PanThe Nationn his determined effort to be coolly analytical and give Thomas his due, Robin can at times accord the justice an excessive solicitude...is [Thomas] really a formidable thinker, or is his thinking merely that of a Republican apparatchik skilled in bureaucratic self-promotion and intensely focused on using the power he has amassed to promote retrograde policies? This is the central question posed by Thomas’s status as one-ninth of the living American Constitution, and it is one that Robin fails to answer in a fully satisfying way ... In some readings of Thomas’s opinions, Robin can also be excessively impressed by his arguments ... Despite offering illuminating readings of Thomas’s legal and political career, The Enigma of Clarence Thomas sometimes falls victim to a talented con artist who, over the course of his long career, has seduced and traduced many observers, allies, and adversaries ... It is understandable why Robin grants Thomas a grudging respect, but alas, the seriousness of his effort to understand an ideological adversary contrasts sharply with the vapidity, cruelty, and opportunism of his subject.
Ibram X. Kendi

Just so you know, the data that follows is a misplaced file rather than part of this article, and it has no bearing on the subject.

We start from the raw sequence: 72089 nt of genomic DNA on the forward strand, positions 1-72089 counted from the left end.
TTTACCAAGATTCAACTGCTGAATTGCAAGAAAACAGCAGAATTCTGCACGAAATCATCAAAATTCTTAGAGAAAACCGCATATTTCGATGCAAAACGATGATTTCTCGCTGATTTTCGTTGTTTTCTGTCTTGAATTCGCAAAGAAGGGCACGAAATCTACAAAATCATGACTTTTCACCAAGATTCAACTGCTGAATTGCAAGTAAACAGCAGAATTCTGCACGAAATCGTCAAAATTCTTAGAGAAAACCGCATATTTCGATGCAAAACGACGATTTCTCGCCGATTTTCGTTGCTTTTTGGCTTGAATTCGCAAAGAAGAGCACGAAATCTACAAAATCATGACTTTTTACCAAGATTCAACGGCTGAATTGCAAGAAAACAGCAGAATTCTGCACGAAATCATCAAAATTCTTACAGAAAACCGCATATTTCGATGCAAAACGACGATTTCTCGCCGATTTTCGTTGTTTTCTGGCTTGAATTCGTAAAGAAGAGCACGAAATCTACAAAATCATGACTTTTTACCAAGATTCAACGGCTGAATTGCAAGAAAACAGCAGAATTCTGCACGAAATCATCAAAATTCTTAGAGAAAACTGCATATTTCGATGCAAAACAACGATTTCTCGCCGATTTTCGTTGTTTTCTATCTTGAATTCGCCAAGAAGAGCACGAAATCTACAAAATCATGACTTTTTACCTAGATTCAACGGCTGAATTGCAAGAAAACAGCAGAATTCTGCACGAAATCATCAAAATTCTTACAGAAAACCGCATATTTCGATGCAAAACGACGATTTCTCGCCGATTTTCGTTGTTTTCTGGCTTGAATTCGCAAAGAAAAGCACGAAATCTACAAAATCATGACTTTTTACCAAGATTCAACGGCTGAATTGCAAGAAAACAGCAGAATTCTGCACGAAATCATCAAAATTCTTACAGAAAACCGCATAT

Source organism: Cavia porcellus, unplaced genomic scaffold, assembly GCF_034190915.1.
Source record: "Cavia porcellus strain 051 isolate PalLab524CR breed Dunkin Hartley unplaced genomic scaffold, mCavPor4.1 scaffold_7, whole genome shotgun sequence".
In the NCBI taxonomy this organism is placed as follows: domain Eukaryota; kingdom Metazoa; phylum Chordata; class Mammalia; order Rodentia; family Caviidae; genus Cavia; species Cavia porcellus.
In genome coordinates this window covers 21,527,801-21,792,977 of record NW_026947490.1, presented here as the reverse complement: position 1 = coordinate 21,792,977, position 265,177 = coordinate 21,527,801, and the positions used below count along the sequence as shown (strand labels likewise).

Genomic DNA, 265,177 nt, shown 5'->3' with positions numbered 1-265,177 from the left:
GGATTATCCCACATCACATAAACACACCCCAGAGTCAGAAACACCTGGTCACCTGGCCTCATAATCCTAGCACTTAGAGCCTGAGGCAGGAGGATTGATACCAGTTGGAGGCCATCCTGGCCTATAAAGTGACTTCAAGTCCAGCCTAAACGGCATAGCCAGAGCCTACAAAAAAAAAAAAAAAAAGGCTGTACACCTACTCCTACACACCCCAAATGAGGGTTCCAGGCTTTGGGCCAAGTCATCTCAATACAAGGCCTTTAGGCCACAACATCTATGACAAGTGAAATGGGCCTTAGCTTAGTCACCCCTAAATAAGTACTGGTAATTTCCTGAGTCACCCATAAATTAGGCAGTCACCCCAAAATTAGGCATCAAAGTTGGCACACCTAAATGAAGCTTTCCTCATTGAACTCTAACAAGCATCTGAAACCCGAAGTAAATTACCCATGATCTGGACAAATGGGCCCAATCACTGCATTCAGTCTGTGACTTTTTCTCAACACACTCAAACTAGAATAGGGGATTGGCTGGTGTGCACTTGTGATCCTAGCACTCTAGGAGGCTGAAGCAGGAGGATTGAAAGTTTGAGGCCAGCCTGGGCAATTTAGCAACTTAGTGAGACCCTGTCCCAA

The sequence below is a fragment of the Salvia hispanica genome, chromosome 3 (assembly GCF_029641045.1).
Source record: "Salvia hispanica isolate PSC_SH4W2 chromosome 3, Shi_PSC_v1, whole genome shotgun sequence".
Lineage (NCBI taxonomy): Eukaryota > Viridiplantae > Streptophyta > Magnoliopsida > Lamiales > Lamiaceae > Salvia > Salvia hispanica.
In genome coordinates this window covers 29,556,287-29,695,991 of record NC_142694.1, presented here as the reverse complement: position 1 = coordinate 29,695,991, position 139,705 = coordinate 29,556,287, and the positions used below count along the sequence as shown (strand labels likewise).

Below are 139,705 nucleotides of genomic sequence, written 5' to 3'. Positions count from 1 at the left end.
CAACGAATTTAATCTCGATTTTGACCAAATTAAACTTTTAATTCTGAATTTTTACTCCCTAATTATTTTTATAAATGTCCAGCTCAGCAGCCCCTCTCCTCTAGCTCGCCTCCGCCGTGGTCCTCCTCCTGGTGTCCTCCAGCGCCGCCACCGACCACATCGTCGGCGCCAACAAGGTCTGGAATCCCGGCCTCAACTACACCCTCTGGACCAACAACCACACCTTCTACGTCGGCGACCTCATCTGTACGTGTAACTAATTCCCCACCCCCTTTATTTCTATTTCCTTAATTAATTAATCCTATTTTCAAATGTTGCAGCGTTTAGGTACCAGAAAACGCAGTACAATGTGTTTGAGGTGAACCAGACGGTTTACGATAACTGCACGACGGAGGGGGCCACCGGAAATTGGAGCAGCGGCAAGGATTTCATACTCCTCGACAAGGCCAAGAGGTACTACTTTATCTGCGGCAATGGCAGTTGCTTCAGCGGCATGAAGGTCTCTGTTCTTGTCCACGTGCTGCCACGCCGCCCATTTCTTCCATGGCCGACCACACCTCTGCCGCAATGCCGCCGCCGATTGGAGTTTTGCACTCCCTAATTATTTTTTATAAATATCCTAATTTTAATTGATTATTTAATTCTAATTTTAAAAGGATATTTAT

PositiveThe Washington PostThe persona reflected in this memoir is compellingly attractive in important respects ... That [Kendi] was able to marshal the wherewithal to push his manuscript through to publication in the face of such grim circumstances warrants applause ... Kendi also displays an admirable independence and candor. Though he situates himself far to the left among black activist intellectuals, he is unafraid to say things likely to singe the sensibilities of many of his potential followers ... Kendi’s book suffers, alas, from major flaws. On one page he posits the interesting and potentially fruitful idea that \'racist\' ought not to be used as a pejorative term connoting a moral failing but ought instead to be used clinically, as a strictly descriptive term of analysis. On an adjacent page, however, without qualification, he condemns racism as a \'crime\' ... In the most obtuse pages, Kendi condemns standardized testing, disparages the significance of what should be alarming racial patterns in academic achievement gaps and excoriates efforts to redress those gaps by elevating the scores of those (typically disadvantaged students of color) lagging behind. His polemic is littered with misleading red herrings, as when he says that implicit in the idea of academic achievement gaps, as measured by statistical instruments like test scores and dropout rates, is a conviction that the qualities measured by such criteria constitute \'the only form of academic ‘achievement.’\' There is no such necessary implication ... Despite misgivings about various features of How to Be an Antiracist, we should fervently hope to see more work from Kendi in the months and years to come. His subject, the vexing American race question, retains a towering and tragic salience. In grappling with it, we could use Kendi’s candor, independence and willingness to be self-critical.